Every great head coach has great assistant coaches motivating them, supporting them, and providing feedback. Who is the great assistant coach in your life helping you stay accountable and helping you when you aren’t?

Accountability or thinking partners can help you when you feel stuck. Get unstuck by having people in your life who can help you identify ways to climb out of the pit.


1 - Acknowledge what happened or needs to happen.

2 - Hold yourself accountable for your role and responsibility.

3 - Determine the next best step or action to take.

4 - Identify teammates or assistant coaches who might be able to help you, how, and engage with them.

5 - Act - do the next best thing.

Trust is earned in drops and lost in buckets. You earn that trust every time you do what you say you are going to do, acknowledge when you don’t, and hold yourself meaningfully accountable. You lose trust when you don’t.

Make it your number one goal to be the most accountable person you know. 

Know you aren’t perfect, and know that nobody expects you to be. Make it okay for the people around you to not have to feel that they have to be perfect either by acknowledging your mistakes and imperfections and by being the first person to hold yourself accountable.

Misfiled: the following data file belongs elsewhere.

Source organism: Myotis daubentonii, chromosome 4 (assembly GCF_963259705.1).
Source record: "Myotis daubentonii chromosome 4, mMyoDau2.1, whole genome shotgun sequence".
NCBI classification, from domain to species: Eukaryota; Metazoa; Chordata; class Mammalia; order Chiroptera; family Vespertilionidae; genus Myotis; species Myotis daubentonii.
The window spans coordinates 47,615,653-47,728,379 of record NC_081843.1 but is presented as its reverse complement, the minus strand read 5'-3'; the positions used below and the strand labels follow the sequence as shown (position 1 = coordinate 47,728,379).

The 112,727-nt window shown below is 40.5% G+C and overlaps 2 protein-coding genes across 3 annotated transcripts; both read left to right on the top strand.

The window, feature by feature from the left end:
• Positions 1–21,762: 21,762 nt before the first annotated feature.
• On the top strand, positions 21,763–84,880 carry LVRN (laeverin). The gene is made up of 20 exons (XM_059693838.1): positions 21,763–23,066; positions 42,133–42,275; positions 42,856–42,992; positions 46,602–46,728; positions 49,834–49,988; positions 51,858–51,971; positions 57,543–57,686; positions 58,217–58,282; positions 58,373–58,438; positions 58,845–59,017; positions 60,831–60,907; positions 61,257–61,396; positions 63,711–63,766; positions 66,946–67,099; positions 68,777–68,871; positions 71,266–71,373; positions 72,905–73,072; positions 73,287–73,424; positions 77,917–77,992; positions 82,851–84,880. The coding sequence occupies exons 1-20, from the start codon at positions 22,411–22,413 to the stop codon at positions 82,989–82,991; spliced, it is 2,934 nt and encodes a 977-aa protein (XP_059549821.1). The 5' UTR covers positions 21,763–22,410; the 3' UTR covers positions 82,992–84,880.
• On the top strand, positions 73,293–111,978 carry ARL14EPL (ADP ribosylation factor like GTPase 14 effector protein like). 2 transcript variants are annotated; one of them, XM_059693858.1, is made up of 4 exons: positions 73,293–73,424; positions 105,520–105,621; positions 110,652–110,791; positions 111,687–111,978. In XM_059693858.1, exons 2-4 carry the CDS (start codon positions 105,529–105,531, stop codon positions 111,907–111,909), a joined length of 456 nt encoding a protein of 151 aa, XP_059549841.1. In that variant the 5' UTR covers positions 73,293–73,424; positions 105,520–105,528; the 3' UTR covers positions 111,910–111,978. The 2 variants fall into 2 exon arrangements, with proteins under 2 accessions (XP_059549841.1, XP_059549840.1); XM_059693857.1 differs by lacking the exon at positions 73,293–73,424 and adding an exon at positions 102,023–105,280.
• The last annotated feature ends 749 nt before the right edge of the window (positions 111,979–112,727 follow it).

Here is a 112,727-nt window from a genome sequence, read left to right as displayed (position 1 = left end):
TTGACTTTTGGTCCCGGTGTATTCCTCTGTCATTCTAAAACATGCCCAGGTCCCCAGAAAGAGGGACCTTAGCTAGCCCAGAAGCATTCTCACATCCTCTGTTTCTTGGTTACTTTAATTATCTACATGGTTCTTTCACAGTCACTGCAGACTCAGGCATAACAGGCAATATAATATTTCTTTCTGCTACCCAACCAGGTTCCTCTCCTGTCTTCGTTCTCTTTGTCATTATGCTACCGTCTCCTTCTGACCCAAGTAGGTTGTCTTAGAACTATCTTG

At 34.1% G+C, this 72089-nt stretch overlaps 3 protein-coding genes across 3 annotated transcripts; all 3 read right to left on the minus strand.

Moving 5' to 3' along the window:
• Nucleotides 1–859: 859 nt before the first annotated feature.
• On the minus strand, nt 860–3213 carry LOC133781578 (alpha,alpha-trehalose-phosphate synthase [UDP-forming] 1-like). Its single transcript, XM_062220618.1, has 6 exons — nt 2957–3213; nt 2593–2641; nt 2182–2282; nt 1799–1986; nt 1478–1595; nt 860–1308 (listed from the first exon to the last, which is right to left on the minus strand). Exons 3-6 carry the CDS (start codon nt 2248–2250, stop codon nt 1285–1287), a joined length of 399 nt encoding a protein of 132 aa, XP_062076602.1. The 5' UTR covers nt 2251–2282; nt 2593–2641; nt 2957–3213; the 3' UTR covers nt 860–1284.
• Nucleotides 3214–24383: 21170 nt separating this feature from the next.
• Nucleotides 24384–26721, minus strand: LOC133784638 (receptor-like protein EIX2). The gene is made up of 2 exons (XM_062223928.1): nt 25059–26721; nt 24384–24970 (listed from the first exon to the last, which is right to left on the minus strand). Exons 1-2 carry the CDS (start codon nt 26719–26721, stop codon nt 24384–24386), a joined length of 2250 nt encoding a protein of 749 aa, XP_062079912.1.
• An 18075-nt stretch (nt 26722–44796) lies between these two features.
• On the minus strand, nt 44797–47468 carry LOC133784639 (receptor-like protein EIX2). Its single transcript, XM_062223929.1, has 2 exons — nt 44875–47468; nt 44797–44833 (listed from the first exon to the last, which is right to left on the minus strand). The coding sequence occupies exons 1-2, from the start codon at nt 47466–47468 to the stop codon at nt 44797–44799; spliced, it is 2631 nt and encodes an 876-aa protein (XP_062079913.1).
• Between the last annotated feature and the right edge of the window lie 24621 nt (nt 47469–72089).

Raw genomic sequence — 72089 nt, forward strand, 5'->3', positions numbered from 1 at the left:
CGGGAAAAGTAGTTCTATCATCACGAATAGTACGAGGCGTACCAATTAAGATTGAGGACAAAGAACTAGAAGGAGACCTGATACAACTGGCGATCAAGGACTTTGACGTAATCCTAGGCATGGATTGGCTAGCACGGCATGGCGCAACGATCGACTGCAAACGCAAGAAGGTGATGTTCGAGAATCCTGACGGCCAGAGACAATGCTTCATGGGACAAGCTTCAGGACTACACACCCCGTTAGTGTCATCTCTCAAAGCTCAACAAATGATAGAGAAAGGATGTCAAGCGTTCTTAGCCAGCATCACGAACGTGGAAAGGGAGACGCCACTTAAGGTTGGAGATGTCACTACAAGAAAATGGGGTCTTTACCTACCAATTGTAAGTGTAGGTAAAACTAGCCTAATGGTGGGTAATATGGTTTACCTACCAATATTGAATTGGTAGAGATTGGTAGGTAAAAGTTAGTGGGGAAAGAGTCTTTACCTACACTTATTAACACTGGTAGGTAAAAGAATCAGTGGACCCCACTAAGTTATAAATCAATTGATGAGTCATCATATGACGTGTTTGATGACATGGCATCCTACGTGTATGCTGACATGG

1 - When you make a mistake or don't perform up to your full potential, how well do you hold yourself accountable for what you did and didn't do?

2 - When is it easiest for you to acknowledge your mistakes and hold yourself accountable?

3 - When is this hardest for you?

4 - Who is someone you can lean on or rely on when you are struggling with accountability issues?

For a printable PDF version of this post, click here: Extreme Ownership and Accountability

6 views0 comments

Recent Posts

See All


bottom of page